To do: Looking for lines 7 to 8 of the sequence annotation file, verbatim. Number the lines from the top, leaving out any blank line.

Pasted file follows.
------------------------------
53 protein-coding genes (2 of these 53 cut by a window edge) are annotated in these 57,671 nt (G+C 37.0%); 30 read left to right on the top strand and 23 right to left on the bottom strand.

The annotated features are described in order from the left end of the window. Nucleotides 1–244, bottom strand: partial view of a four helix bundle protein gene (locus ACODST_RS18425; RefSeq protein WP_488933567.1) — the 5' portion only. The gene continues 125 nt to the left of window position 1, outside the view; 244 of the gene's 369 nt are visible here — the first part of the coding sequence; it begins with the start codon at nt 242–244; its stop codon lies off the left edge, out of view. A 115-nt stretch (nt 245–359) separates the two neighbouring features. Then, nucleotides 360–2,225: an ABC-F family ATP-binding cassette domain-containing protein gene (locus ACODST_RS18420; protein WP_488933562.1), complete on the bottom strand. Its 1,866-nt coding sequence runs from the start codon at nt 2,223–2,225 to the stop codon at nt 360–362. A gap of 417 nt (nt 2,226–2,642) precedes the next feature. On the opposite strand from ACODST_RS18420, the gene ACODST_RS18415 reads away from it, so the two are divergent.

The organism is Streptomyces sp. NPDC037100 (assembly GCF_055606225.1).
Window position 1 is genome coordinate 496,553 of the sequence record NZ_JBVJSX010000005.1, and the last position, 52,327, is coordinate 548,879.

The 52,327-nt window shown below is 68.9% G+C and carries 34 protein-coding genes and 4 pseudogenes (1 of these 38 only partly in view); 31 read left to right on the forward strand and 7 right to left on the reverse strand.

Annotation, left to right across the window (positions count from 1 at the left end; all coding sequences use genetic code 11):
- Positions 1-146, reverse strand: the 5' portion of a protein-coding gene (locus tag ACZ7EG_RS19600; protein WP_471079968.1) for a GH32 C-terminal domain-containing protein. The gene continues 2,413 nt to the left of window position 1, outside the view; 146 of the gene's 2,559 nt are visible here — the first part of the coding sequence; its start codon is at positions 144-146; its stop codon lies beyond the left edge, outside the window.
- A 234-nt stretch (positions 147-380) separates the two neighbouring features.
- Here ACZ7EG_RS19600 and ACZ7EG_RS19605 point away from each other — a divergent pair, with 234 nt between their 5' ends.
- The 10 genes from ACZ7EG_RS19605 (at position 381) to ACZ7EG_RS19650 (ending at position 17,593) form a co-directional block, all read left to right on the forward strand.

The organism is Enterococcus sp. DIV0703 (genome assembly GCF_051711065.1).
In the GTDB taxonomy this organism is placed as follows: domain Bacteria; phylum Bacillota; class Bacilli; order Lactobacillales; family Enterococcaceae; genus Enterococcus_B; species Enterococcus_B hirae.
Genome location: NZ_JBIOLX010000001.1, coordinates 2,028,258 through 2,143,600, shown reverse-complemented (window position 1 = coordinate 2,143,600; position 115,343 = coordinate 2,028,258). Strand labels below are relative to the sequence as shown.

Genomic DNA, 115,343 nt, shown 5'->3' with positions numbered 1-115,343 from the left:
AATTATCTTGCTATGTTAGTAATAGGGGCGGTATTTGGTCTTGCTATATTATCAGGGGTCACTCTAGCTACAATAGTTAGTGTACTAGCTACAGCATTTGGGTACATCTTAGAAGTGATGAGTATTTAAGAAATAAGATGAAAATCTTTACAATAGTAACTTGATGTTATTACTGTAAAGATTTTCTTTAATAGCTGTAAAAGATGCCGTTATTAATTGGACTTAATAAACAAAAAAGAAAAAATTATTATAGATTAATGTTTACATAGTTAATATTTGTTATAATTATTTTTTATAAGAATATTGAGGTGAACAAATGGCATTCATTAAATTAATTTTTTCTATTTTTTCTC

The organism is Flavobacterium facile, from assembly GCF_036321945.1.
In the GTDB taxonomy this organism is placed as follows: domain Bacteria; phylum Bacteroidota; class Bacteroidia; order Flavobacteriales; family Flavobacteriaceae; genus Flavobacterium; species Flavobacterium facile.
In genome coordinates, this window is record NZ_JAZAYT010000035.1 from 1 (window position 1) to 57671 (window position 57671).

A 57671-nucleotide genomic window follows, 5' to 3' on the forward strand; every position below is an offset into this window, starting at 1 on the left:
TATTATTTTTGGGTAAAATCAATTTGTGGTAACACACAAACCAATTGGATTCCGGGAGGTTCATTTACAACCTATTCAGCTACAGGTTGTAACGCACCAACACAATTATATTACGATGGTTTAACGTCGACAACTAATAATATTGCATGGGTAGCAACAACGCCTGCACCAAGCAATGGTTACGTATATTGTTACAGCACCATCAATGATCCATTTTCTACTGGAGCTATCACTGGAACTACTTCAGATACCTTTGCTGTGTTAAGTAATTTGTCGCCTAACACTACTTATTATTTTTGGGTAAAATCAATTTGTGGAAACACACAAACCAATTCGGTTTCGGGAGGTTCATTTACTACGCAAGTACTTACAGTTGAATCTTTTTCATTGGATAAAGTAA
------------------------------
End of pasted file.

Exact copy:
- Positions 1-146, reverse strand: the 5' portion of a protein-coding gene (locus tag ACZ7EG_RS19600; protein WP_471079968.1) for a GH32 C-terminal domain-containing protein. The gene continues 2,413 nt to the left of window position 1, outside the view; 146 of the gene's 2,559 nt are visible here — the first part of the coding sequence; its start codon is at positions 144-146; its stop codon lies beyond the left edge, outside the window.
- A 234-nt stretch (positions 147-380) separates the two neighbouring features.